B. C. Forbes QuotesBertie Charles Forbes was a Scottish-born American financial journalist and author who founded Forbes magazine.
Many of the most successful men I have known have never grown up. They have retained bubbling-over boyishness. They have relished wit, they have indulged in humor. They have not allowed ‘dignity’ to depress them into moroseness. Youthfulness of spirit is the twin brother of optimism, and optimism is the stuff of which American business success is fashioned. Resist growing up!
Now, ideas are the raw material of progress. Everything first takes shape in the form of an idea. But an idea itself is worth nothing. An idea, like a machine, must have power applied to it before it can accomplish anything. The men who have won fame and fortune through having an idea are those who devoted every ounce of their strength and every dollar they could muster to putting it into operation. Ford had a big idea, but he had to sweat and suffer and sacrifice to make it work.
With all thy getting, get understanding, is the banner under which these Forbes editorials have appeared since the first issue of the publication. We have no illusions about what great wealth can do and what it cannot do. We believe in the worthwhileness of striving by all worthy means to attain success and to attain wealth. Simply because we are convinced that no amount of money is worth the sacrifice of one’s better instincts, of one’s self-respect-of one’s soul, if you wish-simply because we are convinced that riches not gained legitimately and decently are not worth having.
The man who is bigger than his job keeps cool. He does not lose his head, he refuses to become rattled, to fly off in a temper. The man who would control others must be able to control himself. There is something admirable, something inspiring, something soul-stirring about a man who displays coolness and courage under extremely trying circumstances. A good temper is not only a business asset. It is the secret of health. The longer you live, the more you will learn that a disordered temper breeds a disordered body.
Happiness is normally the prime search of every rational human being. One way to derive increasing happiness during the year we have just entered is to strive diligently to promote the happiness of others, to think of them first, yourself second. Happiness is the greatest tonic, the greatest elixir, of all. Worry is among the worst poisons. One sensible New Year resolution: I will do my utmost to have consideration for others, to exercise usefulness, to radiate happiness, to conquer worrying over things I cannot possibly remedy.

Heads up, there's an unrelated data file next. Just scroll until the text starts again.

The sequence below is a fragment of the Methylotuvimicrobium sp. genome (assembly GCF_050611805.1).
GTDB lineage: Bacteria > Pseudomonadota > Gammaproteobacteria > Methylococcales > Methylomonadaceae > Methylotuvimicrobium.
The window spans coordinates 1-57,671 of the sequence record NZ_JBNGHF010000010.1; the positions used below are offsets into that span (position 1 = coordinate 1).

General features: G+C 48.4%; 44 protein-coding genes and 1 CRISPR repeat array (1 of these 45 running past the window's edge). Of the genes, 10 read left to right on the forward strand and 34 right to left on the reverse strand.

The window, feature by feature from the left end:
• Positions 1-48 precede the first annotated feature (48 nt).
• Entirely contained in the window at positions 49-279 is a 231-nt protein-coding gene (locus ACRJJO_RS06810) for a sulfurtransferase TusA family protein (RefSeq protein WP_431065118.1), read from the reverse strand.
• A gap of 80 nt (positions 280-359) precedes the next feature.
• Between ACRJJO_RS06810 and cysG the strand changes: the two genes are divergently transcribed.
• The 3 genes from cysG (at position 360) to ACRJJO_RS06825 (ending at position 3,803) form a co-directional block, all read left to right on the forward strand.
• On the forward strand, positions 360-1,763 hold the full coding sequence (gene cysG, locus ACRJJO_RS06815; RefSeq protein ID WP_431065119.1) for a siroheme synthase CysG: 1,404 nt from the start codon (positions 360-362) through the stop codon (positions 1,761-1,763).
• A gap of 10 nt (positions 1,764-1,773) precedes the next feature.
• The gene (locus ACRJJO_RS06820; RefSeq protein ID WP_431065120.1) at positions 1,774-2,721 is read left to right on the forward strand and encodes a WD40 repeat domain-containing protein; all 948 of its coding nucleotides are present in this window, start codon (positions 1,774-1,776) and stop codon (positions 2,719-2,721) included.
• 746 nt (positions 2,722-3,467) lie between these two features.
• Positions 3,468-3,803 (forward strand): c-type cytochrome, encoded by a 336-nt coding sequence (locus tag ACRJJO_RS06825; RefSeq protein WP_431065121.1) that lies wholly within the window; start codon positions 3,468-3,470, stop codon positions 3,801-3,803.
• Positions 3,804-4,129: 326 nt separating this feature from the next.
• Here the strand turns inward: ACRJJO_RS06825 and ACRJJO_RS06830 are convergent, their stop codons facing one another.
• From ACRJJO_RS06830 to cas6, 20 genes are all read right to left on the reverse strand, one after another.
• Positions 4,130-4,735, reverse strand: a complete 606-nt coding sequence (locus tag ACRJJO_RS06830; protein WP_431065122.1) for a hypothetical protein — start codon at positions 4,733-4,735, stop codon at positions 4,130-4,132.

New Year, the season for changes in positions and advances in salaries, approaches. If you have in your employ some who deserve more salary, do not compel them to go through the unpleasant ordeal of asking a raise, but, rather, voluntarily increase their remuneration. A raise that comes from the boss without asking is worth a lot more than one that has to be gouged out of him. Is it not true that a great many employers who would not dream of overcharging their customers have no qualms whatever about underpaying their employees if the latter will submit without protest?
Has your work become very easy? Do you find you can do it with little effort? Has it ceased to impose any strain or fatigue upon you? Do you no longer feel loss of vitality after a long spell of it? Can you now do it as easy as water rolls off a duck’s back? If so, look out! Do some stock-taking. Examine your output…. Work done with little effort is likely to yield little result. Every job can be done excellently or indifferently. Excellence necessitates effort-hard, sustained, concentrated effort.